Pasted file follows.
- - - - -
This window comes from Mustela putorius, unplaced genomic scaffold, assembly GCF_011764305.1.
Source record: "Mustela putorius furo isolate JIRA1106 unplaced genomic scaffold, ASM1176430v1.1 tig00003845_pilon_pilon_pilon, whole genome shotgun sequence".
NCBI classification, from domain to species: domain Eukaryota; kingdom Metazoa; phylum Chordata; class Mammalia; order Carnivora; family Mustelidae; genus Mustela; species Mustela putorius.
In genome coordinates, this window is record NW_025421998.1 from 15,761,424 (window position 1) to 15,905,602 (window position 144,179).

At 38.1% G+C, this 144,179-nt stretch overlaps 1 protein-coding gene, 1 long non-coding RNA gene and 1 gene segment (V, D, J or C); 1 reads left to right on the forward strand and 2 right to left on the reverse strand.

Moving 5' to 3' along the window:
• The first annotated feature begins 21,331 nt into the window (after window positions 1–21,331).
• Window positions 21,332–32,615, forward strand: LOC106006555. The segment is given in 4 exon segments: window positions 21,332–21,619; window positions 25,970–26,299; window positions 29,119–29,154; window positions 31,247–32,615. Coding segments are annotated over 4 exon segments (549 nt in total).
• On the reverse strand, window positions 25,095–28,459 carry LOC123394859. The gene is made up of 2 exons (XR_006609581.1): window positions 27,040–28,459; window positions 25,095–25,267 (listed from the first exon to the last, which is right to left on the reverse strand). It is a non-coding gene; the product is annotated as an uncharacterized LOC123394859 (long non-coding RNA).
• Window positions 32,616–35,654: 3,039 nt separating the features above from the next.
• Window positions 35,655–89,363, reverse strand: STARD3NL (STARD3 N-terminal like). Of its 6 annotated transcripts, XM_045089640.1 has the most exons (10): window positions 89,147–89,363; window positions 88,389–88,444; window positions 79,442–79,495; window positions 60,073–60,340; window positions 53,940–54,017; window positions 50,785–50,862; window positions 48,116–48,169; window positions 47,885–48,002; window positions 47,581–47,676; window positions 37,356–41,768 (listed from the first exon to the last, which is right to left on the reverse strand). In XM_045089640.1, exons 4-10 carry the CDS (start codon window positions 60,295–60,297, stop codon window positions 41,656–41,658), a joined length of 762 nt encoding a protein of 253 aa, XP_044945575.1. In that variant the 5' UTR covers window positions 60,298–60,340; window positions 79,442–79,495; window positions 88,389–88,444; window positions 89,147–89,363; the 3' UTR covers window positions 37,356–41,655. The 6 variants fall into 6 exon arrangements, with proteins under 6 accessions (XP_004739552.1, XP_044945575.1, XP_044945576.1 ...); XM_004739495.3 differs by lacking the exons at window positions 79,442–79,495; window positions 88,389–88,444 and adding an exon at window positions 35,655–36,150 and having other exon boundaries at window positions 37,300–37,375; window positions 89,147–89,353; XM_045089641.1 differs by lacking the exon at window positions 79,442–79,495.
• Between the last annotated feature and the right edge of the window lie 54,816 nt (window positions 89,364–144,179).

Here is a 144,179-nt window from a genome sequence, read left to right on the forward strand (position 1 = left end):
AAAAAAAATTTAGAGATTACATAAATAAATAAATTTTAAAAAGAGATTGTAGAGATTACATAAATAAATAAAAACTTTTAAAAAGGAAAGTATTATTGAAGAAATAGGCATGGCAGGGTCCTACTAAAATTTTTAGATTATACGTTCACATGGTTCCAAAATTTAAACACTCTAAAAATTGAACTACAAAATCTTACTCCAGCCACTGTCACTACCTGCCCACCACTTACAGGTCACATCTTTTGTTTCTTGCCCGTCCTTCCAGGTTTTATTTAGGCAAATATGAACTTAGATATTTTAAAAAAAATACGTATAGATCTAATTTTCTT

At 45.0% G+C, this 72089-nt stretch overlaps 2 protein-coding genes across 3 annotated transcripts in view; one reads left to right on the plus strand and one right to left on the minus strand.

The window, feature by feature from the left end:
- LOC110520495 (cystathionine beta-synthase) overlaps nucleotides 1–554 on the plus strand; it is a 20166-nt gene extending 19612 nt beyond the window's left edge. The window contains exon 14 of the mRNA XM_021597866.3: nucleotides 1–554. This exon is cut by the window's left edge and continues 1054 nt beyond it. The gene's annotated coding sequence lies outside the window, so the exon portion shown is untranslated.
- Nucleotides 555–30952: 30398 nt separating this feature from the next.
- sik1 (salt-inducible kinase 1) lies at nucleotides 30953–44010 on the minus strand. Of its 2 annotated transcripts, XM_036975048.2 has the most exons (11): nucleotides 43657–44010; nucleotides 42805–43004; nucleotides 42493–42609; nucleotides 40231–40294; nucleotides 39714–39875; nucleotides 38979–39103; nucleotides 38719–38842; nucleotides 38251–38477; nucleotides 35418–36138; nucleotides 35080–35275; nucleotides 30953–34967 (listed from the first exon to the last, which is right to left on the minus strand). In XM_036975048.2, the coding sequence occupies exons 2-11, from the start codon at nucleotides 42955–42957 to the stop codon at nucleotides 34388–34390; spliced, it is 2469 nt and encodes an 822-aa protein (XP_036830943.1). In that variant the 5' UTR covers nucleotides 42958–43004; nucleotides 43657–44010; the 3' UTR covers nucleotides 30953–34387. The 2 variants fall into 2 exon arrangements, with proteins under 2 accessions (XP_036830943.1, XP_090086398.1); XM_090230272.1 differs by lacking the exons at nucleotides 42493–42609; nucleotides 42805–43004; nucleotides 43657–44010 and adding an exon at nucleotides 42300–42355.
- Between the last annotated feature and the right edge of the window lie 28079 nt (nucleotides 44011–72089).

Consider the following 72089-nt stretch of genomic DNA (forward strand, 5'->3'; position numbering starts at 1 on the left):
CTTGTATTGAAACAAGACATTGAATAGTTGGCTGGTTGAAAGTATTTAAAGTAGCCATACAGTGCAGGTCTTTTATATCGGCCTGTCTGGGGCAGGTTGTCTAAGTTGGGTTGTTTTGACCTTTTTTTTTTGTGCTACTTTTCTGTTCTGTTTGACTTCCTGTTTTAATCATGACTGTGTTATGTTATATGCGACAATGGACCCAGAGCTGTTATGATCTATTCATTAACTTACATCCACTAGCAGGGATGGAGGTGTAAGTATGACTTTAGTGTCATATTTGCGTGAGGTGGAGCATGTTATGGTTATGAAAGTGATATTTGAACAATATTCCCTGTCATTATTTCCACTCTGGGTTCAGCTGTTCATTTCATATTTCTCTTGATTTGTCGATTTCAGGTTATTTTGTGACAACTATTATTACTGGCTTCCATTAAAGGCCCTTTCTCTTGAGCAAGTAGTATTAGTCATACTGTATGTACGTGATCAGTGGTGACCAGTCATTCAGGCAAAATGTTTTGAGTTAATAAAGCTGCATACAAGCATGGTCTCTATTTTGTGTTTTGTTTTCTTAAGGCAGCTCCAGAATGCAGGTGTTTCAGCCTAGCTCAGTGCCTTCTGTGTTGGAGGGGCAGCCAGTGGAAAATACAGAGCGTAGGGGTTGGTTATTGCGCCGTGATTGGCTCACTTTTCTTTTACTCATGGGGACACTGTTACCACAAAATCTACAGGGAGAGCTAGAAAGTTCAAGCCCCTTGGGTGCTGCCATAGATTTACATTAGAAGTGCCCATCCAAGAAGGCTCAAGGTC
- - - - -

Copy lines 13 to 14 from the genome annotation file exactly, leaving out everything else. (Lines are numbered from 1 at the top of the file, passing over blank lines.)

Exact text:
Here is a 144,179-nt window from a genome sequence, read left to right on the forward strand (position 1 = left end):
AAAAAAAATTTAGAGATTACATAAATAAATAAATTTTAAAAAGAGATTGTAGAGATTACATAAATAAATAAAAACTTTTAAAAAGGAAAGTATTATTGAAGAAATAGGCATGGCAGGGTCCTACTAAAATTTTTAGATTATACGTTCACATGGTTCCAAAATTTAAACACTCTAAAAATTGAACTACAAAATCTTACTCCAGCCACTGTCACTACCTGCCCACCACTTACAGGTCACATCTTTTGTTTCTTGCCCGTCCTTCCAGGTTTTATTTAGGCAAATATGAACTTAGATATTTTAAAAAAAATACGTATAGATCTAATTTTCTT